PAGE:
Tuesday, January 26, 2010

The Electric Beer and Mustard Test

Sunday night I decided to give this mustard-making business a go. The two ingredients you need for mustard are mustard seed and liquid. I wanted to get an idea for the basic flavors I'm dealing with, so I made four small test batches: yellow mustard seed with beer (our North Kilttown Scottish Ale, to be specific); yellow mustard with cider vinegar; brown mustard with beer; and brown mustard with vinegar.

My procedure was pretty simple: I took one tablespoon of seeds and soaked them in one tablespoon of liquid for two hours. After the two hours I added a little more liquid so that you could see liquid at the top of the seeds (the seeds soaked up liquid--especially the yellow ones--so after a couple hours it didn't look like there was any liquid in the glasses). I then ground the seeds. The volume of seeds was so small that our small food processor wouldn't work. I tried putting the mixture in a zip-loc bag and crushing them with a rolling pin but that didn't work too well either. Eventually I used the flat end of a meat pounder to crush the seeds in a zip-loc bag. That seemed to work well, though hopefully when I up the quantities I can use an actual food processor.

Last night I again added more liquid to get the mixture to roughly the consistency of ketchup. It's recommended you let it age at least a couple days so the flavors can blend, so tonight (two nights later) I decided to do a tasting with Leah. (As you can see in the picture above, I decided to pair my mustard with some Half Acre Magnus Schwarzbier; an awesome brew despite the fact they spell it "Schwartz," which would not please my old German professor.) Here are our tasting notes on each:

Yellow mustard seeds with beer:

Leah- "Tastes somewhat like rottenness, but with a mustardy undertone."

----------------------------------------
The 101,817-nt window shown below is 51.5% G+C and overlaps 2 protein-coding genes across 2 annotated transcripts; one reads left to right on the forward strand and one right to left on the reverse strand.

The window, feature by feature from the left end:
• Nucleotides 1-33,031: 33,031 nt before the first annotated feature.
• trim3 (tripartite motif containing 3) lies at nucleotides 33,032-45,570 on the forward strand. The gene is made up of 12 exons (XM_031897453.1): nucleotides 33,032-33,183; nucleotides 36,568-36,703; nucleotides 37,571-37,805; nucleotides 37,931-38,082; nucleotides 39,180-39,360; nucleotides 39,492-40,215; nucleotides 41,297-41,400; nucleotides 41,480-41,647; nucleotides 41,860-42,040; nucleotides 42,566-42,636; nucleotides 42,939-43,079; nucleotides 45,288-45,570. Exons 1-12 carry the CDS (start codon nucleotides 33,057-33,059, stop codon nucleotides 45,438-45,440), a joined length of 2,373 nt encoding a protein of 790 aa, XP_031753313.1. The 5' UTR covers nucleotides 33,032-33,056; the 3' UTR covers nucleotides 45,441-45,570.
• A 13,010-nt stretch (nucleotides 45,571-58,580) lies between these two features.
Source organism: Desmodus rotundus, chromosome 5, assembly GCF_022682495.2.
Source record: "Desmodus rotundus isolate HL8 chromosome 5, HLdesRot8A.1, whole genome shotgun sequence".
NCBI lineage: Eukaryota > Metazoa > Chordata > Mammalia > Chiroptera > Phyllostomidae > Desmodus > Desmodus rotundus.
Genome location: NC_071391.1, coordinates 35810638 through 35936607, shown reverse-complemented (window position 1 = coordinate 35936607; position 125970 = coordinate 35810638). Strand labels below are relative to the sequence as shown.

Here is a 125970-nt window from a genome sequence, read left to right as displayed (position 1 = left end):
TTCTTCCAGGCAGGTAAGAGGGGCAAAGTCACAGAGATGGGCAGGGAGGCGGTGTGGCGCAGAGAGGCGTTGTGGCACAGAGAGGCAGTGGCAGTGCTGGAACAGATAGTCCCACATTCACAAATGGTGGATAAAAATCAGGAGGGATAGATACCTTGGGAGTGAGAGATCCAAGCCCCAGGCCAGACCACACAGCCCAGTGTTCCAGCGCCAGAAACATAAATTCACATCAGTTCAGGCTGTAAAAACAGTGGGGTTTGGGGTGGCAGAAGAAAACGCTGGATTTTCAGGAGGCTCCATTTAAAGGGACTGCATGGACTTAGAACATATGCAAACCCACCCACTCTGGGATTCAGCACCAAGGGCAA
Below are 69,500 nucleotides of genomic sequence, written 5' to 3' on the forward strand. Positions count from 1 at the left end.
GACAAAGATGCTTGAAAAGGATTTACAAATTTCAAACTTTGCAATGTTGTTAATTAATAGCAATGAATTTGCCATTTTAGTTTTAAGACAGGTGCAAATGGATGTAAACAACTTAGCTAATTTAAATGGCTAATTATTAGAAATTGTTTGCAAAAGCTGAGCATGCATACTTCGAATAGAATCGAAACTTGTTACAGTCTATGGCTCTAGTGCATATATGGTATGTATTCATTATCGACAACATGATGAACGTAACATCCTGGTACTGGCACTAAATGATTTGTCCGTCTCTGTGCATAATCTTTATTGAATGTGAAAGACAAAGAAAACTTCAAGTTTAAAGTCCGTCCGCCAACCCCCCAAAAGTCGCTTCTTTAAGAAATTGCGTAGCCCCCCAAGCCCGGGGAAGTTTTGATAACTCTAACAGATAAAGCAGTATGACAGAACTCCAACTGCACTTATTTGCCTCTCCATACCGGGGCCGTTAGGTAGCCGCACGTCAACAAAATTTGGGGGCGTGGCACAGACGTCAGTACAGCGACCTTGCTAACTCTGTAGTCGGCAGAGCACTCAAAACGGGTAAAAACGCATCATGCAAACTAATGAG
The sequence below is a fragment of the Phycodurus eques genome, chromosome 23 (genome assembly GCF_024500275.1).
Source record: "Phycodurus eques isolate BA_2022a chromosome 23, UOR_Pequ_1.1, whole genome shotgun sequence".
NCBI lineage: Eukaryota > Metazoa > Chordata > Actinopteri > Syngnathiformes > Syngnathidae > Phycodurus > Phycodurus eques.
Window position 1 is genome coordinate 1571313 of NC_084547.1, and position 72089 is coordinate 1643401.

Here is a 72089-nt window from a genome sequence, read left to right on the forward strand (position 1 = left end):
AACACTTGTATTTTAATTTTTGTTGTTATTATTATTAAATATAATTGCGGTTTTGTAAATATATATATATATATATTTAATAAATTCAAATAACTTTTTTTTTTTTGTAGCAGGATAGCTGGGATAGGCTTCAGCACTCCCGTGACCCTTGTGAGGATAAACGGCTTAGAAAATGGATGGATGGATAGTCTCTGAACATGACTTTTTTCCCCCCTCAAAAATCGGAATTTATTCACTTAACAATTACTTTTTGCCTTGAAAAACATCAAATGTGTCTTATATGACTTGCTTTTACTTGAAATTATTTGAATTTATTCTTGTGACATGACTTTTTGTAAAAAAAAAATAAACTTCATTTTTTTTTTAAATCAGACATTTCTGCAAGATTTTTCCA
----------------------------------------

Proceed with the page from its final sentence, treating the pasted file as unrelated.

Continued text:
Me- "Kind of bitter and flavorless up front. You get a little mustard heat in the finish, but otherwise it's rather bland."

Brown mustard seeds with beer:

Leah- "Mild but noticeably mustardy, with a hint of heat though it is still not at all spicy."
Me- "Horseradish-like brown mustard flavor; kind of mellow but still noticeable as mustard."

Brown mustard seeds with cider vinegar:

Leah- "A fairly typical-tasting spicy mustard. The spice is noticeable but not overwhelming. The texture is really good."
Me- "Initially it has a tart, sour mustard flavor; after you swallow you get some noticeable mustard heat."

Yellow mustard seeds with cider vinegar:

Leah- "Quite vinegary, with the mustard taste coming through a bit after the vinegar. Still has a decent amount of heat, but it's overwhelmed by the vinegar taste."
Me- "This one tastes the most like yellow mustard. It's tart like the brown, but it seems to bring out the mustard flavor more. It has more heat and pungency up front, but lacks the slow burn of the brown mustard."

A couple thoughts in response to the notes above... First, as I mentioned earlier, the yellow mustard seemed to soak up more liquid, which is why I think the yellow mustard with beer tasted so weird and the yellow mustard so vinegary. I'm thinking if we do something with predominantly yellow seeds we may want to add some water to whatever liquid we use if it's too thick. Second, according to this site introducing acidity will stop the formation of heat, so if I want really hot mustard I should use water first and then thin it out with vinegar (or any other acidic liquid) later to lock in the appropriate level of heat. That may be a fun thing to experiment with later.

For now, it seems that beer and yellow mustard isn't too good of a combination by itself. For a mild mustard, perhaps initially soaking the mustard seeds in yellow and THEN thinning it out with beer may work better. Brown mustard seeds definitely work better with beer, though even then it's fairly mellow. Both brown and yellow mustard seeds have more of a kick with cider instead of beer.

A good start to our mustard-making experiments. Look for more to come!


Anonymous Brian said...

Great stuff, keep it coming. If you can nail down a solid recipe I am done buying mustard from the store.

8:40 AM, January 27, 2010  

Post a Comment

<< Home